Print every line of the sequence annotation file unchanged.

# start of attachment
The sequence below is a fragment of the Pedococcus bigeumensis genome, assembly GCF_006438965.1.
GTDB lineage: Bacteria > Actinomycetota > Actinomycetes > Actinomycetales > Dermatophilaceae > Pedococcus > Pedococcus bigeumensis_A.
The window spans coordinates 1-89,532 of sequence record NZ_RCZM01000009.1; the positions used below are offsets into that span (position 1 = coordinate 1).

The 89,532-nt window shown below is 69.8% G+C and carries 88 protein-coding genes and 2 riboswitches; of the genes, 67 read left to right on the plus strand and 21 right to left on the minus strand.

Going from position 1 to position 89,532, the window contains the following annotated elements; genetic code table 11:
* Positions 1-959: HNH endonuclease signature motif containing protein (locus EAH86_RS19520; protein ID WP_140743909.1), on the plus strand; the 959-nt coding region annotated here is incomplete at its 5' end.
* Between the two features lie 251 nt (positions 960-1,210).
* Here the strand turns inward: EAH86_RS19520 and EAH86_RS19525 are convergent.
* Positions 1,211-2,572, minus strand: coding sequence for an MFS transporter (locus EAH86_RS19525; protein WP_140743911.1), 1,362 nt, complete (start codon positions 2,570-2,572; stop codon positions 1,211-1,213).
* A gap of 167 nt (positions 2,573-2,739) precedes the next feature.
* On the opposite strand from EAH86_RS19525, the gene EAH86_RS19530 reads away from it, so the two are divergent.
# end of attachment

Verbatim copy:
The sequence below is a fragment of the Pedococcus bigeumensis genome, assembly GCF_006438965.1.
GTDB lineage: Bacteria > Actinomycetota > Actinomycetes > Actinomycetales > Dermatophilaceae > Pedococcus > Pedococcus bigeumensis_A.
The window spans coordinates 1-89,532 of sequence record NZ_RCZM01000009.1; the positions used below are offsets into that span (position 1 = coordinate 1).

The 89,532-nt window shown below is 69.8% G+C and carries 88 protein-coding genes and 2 riboswitches; of the genes, 67 read left to right on the plus strand and 21 right to left on the minus strand.

Going from position 1 to position 89,532, the window contains the following annotated elements; genetic code table 11:
* Positions 1-959: HNH endonuclease signature motif containing protein (locus EAH86_RS19520; protein ID WP_140743909.1), on the plus strand; the 959-nt coding region annotated here is incomplete at its 5' end.
* Between the two features lie 251 nt (positions 960-1,210).
* Here the strand turns inward: EAH86_RS19520 and EAH86_RS19525 are convergent.
* Positions 1,211-2,572, minus strand: coding sequence for an MFS transporter (locus EAH86_RS19525; protein WP_140743911.1), 1,362 nt, complete (start codon positions 2,570-2,572; stop codon positions 1,211-1,213).
* A gap of 167 nt (positions 2,573-2,739) precedes the next feature.
* On the opposite strand from EAH86_RS19525, the gene EAH86_RS19530 reads away from it, so the two are divergent.